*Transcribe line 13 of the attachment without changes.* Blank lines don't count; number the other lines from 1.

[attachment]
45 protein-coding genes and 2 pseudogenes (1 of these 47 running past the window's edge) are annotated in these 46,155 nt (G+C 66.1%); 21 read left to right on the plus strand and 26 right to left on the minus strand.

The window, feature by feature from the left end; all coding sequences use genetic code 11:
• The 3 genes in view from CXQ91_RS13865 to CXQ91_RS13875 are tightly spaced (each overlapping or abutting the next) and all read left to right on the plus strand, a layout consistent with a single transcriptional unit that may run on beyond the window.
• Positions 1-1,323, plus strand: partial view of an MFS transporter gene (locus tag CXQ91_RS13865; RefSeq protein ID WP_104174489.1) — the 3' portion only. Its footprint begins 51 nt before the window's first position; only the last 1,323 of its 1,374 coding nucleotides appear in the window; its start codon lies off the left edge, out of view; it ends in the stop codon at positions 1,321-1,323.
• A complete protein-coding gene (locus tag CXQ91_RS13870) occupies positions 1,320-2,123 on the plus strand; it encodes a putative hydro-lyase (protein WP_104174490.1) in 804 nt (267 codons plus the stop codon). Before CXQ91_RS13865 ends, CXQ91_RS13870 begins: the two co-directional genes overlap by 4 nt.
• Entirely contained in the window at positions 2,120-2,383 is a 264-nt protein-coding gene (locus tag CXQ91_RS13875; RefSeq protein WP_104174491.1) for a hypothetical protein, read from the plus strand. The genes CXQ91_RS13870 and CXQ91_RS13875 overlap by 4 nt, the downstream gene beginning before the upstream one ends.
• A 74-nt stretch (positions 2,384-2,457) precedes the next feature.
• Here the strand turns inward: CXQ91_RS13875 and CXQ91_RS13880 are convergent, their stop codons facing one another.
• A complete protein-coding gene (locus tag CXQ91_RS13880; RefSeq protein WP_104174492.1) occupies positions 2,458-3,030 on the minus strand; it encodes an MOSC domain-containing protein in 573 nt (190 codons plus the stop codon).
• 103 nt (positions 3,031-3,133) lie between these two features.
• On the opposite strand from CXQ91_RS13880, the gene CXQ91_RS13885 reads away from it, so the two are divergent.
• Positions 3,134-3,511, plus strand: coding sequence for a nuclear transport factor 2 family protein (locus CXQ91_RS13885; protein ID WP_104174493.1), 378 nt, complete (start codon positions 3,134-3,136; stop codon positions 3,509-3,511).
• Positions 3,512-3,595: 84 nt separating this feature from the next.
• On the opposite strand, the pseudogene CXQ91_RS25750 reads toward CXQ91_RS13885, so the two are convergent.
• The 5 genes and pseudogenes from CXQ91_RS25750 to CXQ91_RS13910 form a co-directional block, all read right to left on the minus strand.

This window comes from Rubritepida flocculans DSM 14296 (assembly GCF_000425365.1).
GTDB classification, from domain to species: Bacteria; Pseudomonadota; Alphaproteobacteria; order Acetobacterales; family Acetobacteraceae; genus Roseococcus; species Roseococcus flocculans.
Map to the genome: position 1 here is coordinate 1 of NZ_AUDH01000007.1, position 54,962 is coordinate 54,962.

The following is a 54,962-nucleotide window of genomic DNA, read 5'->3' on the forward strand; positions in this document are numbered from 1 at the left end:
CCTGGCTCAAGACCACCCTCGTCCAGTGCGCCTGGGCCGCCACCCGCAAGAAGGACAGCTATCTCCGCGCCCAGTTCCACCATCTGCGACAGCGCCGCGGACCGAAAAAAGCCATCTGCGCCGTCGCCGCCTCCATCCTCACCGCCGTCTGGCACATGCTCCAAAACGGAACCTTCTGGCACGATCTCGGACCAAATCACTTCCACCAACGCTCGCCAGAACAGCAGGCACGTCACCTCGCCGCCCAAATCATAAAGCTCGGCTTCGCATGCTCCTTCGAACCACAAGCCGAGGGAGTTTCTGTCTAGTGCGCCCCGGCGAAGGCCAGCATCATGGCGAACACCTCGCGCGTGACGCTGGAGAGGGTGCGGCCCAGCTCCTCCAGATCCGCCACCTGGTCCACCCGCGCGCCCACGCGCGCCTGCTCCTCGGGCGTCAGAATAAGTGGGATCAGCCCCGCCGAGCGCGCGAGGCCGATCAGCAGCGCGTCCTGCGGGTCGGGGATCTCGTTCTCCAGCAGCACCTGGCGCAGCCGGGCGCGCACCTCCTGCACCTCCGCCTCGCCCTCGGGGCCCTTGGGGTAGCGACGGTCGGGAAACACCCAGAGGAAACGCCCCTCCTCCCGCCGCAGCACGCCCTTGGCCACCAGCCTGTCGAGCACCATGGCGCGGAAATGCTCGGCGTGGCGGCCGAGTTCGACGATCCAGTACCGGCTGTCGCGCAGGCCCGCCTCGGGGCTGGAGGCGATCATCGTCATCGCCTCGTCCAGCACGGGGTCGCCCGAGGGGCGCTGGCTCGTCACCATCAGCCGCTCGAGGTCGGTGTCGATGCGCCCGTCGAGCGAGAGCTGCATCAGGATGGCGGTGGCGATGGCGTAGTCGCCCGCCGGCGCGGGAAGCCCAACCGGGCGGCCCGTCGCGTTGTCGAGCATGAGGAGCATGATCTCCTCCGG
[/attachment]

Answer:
• Positions 3,512-3,595: 84 nt separating this feature from the next.